What Are Popcorn Buds?
Though many growers see them as something to be avoided, small, dense popcorn buds can also be valuable and useful if they’re properly handled and trimmed.
Cannabis plants love light. It is perhaps the most essential ingredient in a successful crop, indoors or outdoors. How and where light (sunlight or artificial) interacts with cannabis greatly effects the overall growth of plants. That said, lighting also directly dictates the quality and types of flowers that cannabis plants produce.
Generally speaking, marijuana buds are classified by size in three categories: colas, mid-size, and popcorn buds. The smallest of these three classifications, popcorn buds, are those cannabis flowers that are large enough (at least the size of one’s thumbnail) and dense enough to be kept with the rest of the more prized buds. Another name for popcorn buds is larf cannabis.
Any bud smaller or lighter than a popcorn bud is generally added to a harvest’s trim (leafy matter with THC crystals) and made into concentrates, butter, or edibles.
Popcorn Buds: Trimming and Handling
As aforementioned, popcorn buds are those small buds that are tightly packed enough to be kept in a bag with the rest of the colas and mid-size flowers. However, while popcorn flowers are considered “keepers” in the minds of most cultivators, there are a few stipulations one should remember when processing and storing them.
For starters, trimming popcorn buds is an extremely daunting task. A sure way to burn oneself out while trimming is to schedule an entire day of little bud hand work. If hand-trimming popcorn buds, it is a good idea to mix them in with the larger flowers so as not to overwork oneself while handling these smaller buds in one trim session.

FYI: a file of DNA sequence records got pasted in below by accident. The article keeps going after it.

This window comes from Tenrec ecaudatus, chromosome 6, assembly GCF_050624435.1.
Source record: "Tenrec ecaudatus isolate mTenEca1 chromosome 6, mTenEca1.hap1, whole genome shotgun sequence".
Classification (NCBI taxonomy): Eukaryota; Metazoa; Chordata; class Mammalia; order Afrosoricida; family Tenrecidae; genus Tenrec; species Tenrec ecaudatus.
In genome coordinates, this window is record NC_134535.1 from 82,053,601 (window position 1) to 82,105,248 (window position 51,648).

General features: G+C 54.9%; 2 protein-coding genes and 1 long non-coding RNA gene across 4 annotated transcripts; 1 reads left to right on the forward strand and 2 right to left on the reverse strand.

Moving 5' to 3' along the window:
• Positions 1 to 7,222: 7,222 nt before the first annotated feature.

To streamline the process, many cannabis growers today choose to use trim machines to clean up their popcorns while hand-trimming the larger, prize flowers.
When harvesting a significantly sized crop, it is easy to overlook popcorn buds and instead put them directly in with one’s trim. Make sure that a keen eye is kept on the harvest process to ensure that these little buds make it into the bag with the rest of the flowers.
Indoor vs. Outdoor: Plant Pruning and Flower Growth
The amount of popcorn buds present in one’s harvest is greatly dependent upon the way one chooses to prune their plants. Along this line of thought, how cultivators prune their cannabis plants is also dictated by whether the plant is grown indoors or outdoors.
For indoor gardens, the intensity of artificial light diminishes exponentially the further away it is form a light source. This means that even a mere six-inch difference in how close a branch and flower is to a grow light can greatly affect their growth and productivity.
Point being, a uniform canopy will result in a harvest that contains mostly cola and mid-sized buds because the entire canopy is receiving maximum illumination. Those branches below the average canopy height, however, will yield popcorn buds and trim material.
To put the actual flower growth of cannabis plants in perspective, the top cola buds are the largest flowers because they receive the largest amount of light. For indoor gardens, these top cola flowers are generally the only buds that gardeners like to leave in their canopy.
Growers usually clean up the bottom three-quarters of the plant. In this process, cultivators use a sterile pair of scissors to remove elements of the plant (leaves, branches, buds) that don’t receive strong light from the artificial light source and those elements will yield airy flowers and popcorn buds.
Outdoor cannabis gardeners have the blessing of abundant sunlight and plants that are greatly spread out from one another. Because of the strong sunlight reacting with the side growth, outdoor plants have large colas on the sides and tops of plants.
While the general plant processes of growth for indoor and outdoor gardens is the same, the less-restrictive growth space of outdoor gardens requires a different pruning process.
For outdoor grows, this pruning process is referred to as “middling” because growers only clean up the middle of the plants and generally don’t cut off the bottom branches (which still receive abundant sunlight).
As seen with indoor crops, outdoor cultivators do this middling process to remove all plant matter that isn’t receiving much light.
In summary, popcorn buds often share many of the same qualities of their larger, more expensive counterparts. As such, they can offer the cannabis connoisseur an additional opportunity to try out a new, high-quality strain without having to pay a premium for larger buds. Hence why it’s worth taking the time to properly handle and trim your popcorn buds.